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May 25th (VI - 7)

Icon of the saint of the day.

Icon of the Third Discovery of the Head of the Fore-Runner and Baptist John

Third Discovery of the Venerable Head of the Fore-Runner and Baptist of the Lord, John (c. 850). Priestmartyr Pherapont, Bishop of Cyprus (IV). Martyr Celestine. Monk Olvian. Monk Sozontes. Monk Coronatus. Saint Theodore.

The Third Discovery of the Venerable Head of the Holy Prophet, Fore-Runner and Baptist of the Lord John occurred in about the year 850 (the account about the First and Second Discoveries is located under 24 February). During the time of unrest at Constantinople connected with the exile of Sainted John Chrysostom (Comm. 13 November), the head of Saint John the Fore-Runner was found in the city of Emesia. It was transferred from there during the time of Saracen raids (about 820-820) to Komana and there -- during a period of iconoclast persecution, it was hidden in the ground. When the veneration of icons was restored, Patriarch Ignatios (847-857) during the time of prayer at night was shown in a vision the place, where the head of Saint John the Fore-Runner was concealed. The hierarch communicated this to the emperor, who dispatched a delegation to Komana, and there the head was found a third time at the place decreed by the patriarch in about the year 850. Afterwards the head was again transferred to Constantinople, and here on 25 May it was placed in a church at the court. Part of the head is located at Athos. In memory of the Third Discovery of the Head of the Baptist of the Lord John, the celebration is on 25 May.

The Priestmartyr Pherapont, Bishop of Cyprus, pursued asceticism in a monastery, and afterwards he bore obedience in the dignity of bishop on the island of Cyprus. At the time of the persecution under Diocletian (284-305), Sainted Pherapont bravely confessed the Name of Christ and died a martyr's death. The relics of the priestmartyr were at first situated on Cyprus and were glorified by numerous miracles. But afterwards in the year 806, they were transferred to Constantinople. The cause of the transfer of the relics was the danger of invasion by the Saracens. It is significant that on the way, when the ship with the relics sailed to Constantinople, myrh began to flow from the relics, and travellers on the ship were miraculously saved during the time of a storm by their prayers to Saint Pherapont. Upon arrival at Constantinople, the relics of the priestmartyr were placed in a temple built in honour of the Icon of the Mother of God of Heleusa or "the Merciful" (celebration is done on 12 November).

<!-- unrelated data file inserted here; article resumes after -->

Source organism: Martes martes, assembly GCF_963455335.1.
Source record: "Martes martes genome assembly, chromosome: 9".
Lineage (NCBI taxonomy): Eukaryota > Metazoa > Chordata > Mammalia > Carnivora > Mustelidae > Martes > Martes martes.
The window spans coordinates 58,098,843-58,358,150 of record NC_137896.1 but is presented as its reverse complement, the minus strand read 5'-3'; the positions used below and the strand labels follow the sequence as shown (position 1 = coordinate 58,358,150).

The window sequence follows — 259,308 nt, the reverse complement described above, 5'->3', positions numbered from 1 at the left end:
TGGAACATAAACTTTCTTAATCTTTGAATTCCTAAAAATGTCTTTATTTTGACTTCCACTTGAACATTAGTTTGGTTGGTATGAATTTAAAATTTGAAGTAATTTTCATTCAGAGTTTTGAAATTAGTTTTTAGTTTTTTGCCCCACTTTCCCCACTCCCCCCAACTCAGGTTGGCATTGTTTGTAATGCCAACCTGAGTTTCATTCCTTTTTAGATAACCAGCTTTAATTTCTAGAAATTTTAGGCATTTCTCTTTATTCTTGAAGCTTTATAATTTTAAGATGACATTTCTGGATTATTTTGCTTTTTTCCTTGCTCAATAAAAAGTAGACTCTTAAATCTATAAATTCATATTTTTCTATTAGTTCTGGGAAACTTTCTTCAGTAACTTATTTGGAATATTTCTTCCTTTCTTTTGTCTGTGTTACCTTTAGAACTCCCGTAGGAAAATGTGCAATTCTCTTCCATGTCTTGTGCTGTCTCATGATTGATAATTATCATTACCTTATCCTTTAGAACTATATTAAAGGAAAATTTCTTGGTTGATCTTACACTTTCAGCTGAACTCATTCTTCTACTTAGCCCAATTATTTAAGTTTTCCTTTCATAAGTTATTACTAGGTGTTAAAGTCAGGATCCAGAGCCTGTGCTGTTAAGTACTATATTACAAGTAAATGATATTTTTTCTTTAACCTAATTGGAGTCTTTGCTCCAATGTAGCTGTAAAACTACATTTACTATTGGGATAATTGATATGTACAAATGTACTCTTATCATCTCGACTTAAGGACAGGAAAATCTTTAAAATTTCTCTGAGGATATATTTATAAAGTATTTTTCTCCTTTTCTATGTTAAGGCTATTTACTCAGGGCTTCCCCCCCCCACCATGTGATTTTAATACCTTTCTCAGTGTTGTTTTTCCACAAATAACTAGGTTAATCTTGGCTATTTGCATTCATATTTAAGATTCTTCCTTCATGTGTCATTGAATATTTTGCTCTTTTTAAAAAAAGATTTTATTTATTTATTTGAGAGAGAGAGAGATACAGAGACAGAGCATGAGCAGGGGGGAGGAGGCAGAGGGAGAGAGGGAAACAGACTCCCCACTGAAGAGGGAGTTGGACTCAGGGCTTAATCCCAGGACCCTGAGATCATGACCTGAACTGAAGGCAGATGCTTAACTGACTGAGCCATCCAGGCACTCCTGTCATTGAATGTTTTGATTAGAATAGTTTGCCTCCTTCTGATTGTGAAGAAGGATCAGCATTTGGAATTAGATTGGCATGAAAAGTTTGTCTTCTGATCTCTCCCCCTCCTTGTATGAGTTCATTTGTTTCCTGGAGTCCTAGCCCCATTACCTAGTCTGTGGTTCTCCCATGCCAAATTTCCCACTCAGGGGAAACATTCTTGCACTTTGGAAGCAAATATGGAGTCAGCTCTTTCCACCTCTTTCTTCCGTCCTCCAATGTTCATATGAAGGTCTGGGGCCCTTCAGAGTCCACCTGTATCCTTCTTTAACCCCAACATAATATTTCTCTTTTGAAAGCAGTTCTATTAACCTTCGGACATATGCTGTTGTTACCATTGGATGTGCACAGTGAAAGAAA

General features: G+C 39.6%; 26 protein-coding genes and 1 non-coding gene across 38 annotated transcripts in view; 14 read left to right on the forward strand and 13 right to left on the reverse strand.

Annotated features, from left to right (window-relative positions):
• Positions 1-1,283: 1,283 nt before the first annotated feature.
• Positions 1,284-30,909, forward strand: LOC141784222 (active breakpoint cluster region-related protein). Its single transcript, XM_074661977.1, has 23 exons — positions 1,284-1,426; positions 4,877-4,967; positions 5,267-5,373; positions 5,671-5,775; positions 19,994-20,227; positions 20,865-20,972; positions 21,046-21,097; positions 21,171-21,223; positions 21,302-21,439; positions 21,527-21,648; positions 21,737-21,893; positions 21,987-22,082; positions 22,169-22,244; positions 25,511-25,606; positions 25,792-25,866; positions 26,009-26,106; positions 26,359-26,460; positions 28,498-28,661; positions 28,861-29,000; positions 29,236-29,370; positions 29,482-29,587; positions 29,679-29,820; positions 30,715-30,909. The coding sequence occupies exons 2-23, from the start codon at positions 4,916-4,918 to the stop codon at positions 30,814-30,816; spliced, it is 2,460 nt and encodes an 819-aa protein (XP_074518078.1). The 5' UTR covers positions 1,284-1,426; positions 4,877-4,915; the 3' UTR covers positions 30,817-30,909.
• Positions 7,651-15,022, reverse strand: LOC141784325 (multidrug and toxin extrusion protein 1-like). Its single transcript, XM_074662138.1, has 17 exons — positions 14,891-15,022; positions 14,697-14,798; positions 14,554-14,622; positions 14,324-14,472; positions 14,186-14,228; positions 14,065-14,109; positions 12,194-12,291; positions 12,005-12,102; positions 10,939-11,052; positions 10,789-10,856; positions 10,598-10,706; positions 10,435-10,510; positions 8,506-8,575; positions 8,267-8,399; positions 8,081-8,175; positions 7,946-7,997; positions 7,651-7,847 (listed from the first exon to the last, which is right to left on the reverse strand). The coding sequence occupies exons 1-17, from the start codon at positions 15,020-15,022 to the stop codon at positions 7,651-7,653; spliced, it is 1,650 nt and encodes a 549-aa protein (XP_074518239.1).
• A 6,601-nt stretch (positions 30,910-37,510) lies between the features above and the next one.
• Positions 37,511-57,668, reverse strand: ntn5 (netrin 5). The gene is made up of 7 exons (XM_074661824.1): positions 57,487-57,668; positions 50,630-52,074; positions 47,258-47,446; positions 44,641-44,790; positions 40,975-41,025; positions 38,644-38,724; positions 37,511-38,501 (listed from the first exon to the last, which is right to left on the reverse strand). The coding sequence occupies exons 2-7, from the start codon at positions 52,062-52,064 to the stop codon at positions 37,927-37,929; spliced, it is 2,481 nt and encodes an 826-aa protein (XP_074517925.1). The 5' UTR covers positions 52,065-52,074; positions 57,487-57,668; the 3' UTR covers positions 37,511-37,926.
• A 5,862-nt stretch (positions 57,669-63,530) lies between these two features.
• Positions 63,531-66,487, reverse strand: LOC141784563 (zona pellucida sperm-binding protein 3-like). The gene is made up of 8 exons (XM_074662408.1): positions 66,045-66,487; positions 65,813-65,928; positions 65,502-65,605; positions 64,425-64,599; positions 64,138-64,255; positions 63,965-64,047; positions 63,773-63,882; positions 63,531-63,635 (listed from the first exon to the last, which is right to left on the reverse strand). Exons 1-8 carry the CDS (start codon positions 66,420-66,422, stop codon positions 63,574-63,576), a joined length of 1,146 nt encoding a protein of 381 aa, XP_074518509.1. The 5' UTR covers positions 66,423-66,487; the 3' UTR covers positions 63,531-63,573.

In the year 806 the relics were again transferred into a temple built in honour of the Priestmartyr Pherapont, and from them there constantly flowed myrh, and miracles were worked. Through the prayers of Sainted Pherapont, the seriously ill are healed, and the dying restored to life.

© 1997 by translator Fr. S. Janos.

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